Part 1 of 3:
Intro: This is a Tutorial on how to install Backtrack 3 (Linux) on Windows XP so you will
be able to run both Windows and Backtrack 3 (Linux) at the same time without rebooting.
It is written "skiny" so you can read it on one side of the screen and install Backtrack 3 in
VirtualBox on the other side of the screen.
The text "hxxp://." means to use http and add "www" .
In this Tutorial we will be using the free virtualization tool VirtualBox. If you have ever
used VMWare then the procedure is similar but there are a few more steps (and the
ability to directly access your hardware (ONLY if you have a NEW computer that supports
either VT-x or AMD-V)).
I have Backtrack 3 working perfectly and can boot from my harddrive, your results may be
better (or worse) depending on: your computer, your "Wireless Network Adapter" driver,
your choice of "Wireless Network Adapter" card and your abilities in general.
It is also possible to use VirtualBox the other way around, to install Windows on Linux.
You can have Linux directly access your hardware and use the virtualization to run Debian,
Windows XP, and Backtrack 3 (Slackware Linux) all at the same time. If you run VirtualBox
under Debian GNU/Linux and use VirtualBox to virtualize both Windows XP and Backtrack 3
then you won't have to worry about not getting direct access to your hardware and all of
Backtrack 3's programs should work correctly.
Running Backtrack 3 under VirtualBox on a Windows Host means that some of Backtrack 3's
programs will not work for some people (depending on your setup) but you can use most
of the tools to analyze packets that you have already captured with OmniPeek for Windows.
One of the best features (other than the ability to run Linux and Windows at the same
time) is that booting is quick and any changes you make are sticky between boots. You
can take Snapshots of your system and restore to previous versions if you get hit with
a virus (or type the wrong command).
Please note that this is an ADVANCED tutorial so Google before you ask for help!
----- Getting the software needed for this installation -----
Go to the Remote Exploit Website and visit the download page, obtain "bt3final_usb.iso".
Description: USB Version (Extended)
Size: 784 MB
Go to the VirtualBox Website and visit the download page, obtain "VirtualBox-2.0.2-36488-Win_x86.msi".
VirtualBox 2.0.2 for Windows hosts x86
----- Installing VirtualBox 2.0.2 for Windows -----
Double click on the "VirtualBox-2.0.2-36488-Win_x86.msi" file. Reboot. Come back here.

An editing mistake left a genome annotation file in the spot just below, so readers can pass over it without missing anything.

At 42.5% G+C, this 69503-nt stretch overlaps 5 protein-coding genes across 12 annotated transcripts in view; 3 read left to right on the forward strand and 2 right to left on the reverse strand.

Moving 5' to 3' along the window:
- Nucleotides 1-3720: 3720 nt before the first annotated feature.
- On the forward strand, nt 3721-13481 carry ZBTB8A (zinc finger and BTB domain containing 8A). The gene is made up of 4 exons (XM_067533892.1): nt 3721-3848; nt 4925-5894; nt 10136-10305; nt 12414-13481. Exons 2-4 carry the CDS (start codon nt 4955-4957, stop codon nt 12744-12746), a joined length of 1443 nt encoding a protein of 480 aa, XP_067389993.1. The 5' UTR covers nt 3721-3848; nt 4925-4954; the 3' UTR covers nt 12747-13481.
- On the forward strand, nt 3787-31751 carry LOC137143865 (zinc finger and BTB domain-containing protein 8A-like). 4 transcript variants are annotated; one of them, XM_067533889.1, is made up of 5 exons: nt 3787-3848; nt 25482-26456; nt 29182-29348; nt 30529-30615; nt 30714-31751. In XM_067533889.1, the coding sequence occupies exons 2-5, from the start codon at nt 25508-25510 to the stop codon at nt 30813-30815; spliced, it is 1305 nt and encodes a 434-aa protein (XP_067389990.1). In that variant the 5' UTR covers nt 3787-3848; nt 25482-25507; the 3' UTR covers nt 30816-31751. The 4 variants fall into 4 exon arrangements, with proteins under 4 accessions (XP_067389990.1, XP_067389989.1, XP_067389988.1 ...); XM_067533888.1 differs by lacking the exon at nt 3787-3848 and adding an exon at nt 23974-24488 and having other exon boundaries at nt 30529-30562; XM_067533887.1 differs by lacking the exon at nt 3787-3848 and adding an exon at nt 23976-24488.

----- Installing Backtrack 3 under VirtualBox -----
1.): Start VirtualBox and choose the "New" button.
2.): Name the Virtual Machine "Backtrack 3" and choose "Linux 2.6" for the "OS Type". Click the "Next" button.
3.): For the "Base Memory Size" choose at least 512k. I suggest 1024k if you have 3G of RAM. Click the "Next" button.
4.): On the "Virtual Hard Disk" pane click "New", click the "Next" button.
Choose the "Fixed-size Image" Radio Button, click the "Next" button.
Click the "Select Button" and choose a drive to store your Virtual Disk images.
Click on the "Create New Folder" icon and create a new directory called "Backtrack3".
Click on the newly created directory and type "Backtrack3_boot" as the "File Name", click the "Save" button.
You are back at the "Virtual Hard Disk" pane.
The "Image File Name" would now be something like: "C:\Backtrack3\Backtrack3_boot.vdi".
Leave the "Image Size" at 8GB, click the "Next" button.
Check that everything is correct, click the "Finish" button.
Wait about 2 minutes while the new "Virtual Hard Disk" is created.
Wait until you are back at the "Virtual Hard Disk" pane.
The "Boot Hard Disk (Primary Master)" would now be: "Backtrack3_boot.vdi (C:\Backtrack3)".
Click the "Next" button.
5.): You are now at the "Summary" pane. Check that everything is correct, click the "Finish" button.
6.): You will now have exited the "Wizard" and be on the "Details" tab.
7.): Click on the "CD/DVD-ROM" (Not mounted) area.
Click the "Mount CD/DVD Drive" checkbox.
Click the "ISO Image File", "Radio Button", click on the "Select Button".
In the "Virtual Disk Manager" pane click the "Add" button.